Along with aiming high and supporting up, you should consider making the thinking easier and not the task. A challenging concept but we want young people to access the work. We can do this by considering where they are and improve their knowledge. Before they begin with work we must show them What a Good One Looks Like (WAGOLL) as we can’t assume that they will know without seeing it first. I use writing frames with a lot of my senior classes and offer some pupils more support with this and take the support away from some pupils to allow them to use their own knowledge and retrieval to produce a quality answer.

I mentioned in a previous post how we should become ‘historians of excellence’ by displaying previous outstanding work. This will also help pupils identify what excellence looks like and help with their own work by giving them a sense of ‘if they wrote that, so can I”.

Modelling should be a key piece of your teaching toolbox as along with showing excellent work being able to deconstruct pieces of writing by describing your thought process and breaking tasks down into manageable chunks is a vital skill when aiming high for your students.

Sentence starters are also key to help support pupils but the key here is not making the thinking easier but by providing a carefully considered sentence starter you can support a lot of students to kick on with their written responses. In Relearning to Teach by David Fawcett he references this excellent post from Doug Lemov. In the post Lemov discussed how he, through carefully designed sentence starters, could add rigour to pupils work. It is well worth a read and it will add to your teaching if you consider carefully how you construct sentence starters.

A key tool you can use to help aim high and support up is ‘I Do,We Do, You Do’ and is a form of explicit teaching. In this model you (the teacher) share your thought process as you tackle a problem. The class do the same thing which you will write down fully what they say, take a step back and problem solve together to solve the problem. Once the pupils are happy they then complete the ‘You Do’ which is where scaffold and supports are removed and they get on with completing the task.

David Fawcett’s brilliant Relearning to Teach has had a significant impact on my thinking when it comes to differentiation and a lot of my examples have came from his book. His book also confirmed a lot of my current thinking but a key comment he made in the book allows us to further explore differentiation. After you have shared your high expectations and modelled excellence, provided writing frames and sentence starters you now need to support up students where necessary. For this David describes differentiation as ‘just bloody good teaching and being responsive’. What he means by this is that it’s your skills as a teacher that will provide pupils with challenge and support.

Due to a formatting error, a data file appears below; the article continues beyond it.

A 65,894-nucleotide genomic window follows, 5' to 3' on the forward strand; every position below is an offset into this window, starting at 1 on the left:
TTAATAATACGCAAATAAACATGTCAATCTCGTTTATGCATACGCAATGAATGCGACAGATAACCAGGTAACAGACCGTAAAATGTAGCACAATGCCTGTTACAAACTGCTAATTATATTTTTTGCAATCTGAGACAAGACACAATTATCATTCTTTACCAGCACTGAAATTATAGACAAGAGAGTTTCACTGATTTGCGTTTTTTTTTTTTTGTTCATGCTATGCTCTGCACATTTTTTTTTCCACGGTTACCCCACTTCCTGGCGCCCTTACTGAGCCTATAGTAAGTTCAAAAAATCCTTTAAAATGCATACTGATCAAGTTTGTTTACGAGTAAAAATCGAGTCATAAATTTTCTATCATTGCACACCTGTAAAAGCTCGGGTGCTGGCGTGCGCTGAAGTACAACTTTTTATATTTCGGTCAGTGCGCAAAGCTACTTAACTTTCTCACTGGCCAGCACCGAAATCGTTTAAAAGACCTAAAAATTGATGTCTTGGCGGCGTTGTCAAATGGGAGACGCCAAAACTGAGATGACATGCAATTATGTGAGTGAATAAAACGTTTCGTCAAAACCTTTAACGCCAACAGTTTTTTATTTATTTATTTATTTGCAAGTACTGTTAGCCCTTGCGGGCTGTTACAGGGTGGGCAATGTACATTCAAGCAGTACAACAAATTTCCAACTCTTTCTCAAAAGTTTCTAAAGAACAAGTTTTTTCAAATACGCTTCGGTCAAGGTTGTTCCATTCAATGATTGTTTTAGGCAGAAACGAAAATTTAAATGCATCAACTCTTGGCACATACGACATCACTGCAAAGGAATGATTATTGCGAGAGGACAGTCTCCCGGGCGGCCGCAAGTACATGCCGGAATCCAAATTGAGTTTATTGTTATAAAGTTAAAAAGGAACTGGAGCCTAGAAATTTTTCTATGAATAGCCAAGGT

This is where differentiation really kicks in after modelling and explanation you really do need to get amongst the students. I have been guilty of perhaps checking for understanding too quickly and of standing back for too long. Working the room is a key teaching practice and its here where you can provide challenge and differentiation for each pupil. By checking over their shoulder, asking how they are getting on, asking how they will tackle their work or simply probing through the use of sharp questioning will allow you to build a picture of who needs what support or stretch in their learning.

To aid this type of differentiation the teacher needs to be completely secure with their subject knowledge to allow for expert explanations and the ability to change the explanations to suit pupils. They also should plan their questions thoroughly and also consider questions that will come from misconceptions and misunderstandings to get pupils back on track and thinking about what you want them to think about. Giving timely feedback on work that causes thinking will also be different for each pupil and can be achieved while you skilfully work the room.

In sum, differentiation for me is what Harry Fletcher-Wood calls Responsive Teaching. Forget all the resources and the busy strategies it is about you, the master of your craft and the students learning from you, being challenged by you and being supported by you. It is easy to offer pupils different worksheets that are easier for them or more simple in what they ask of them but challenging all pupils to achieve excellence by aiming high is much harder and relies on your skill as a teacher but stick with it. If a pupils is charging ahead, challenge them. If a pupils is struggling, immediately support them. By getting amongst them and questioning them on their thinking, their work and how they plan to tackle problems you get a real sense of their learning where you can provide meaningful feedback to move learning forward. Teach for excellence, demand excellence, support everyone and get amongst it.

About the Author
Teaching for 8 years. Blogger, Podcaster and Educator.

Leave a Reply

%d bloggers like this: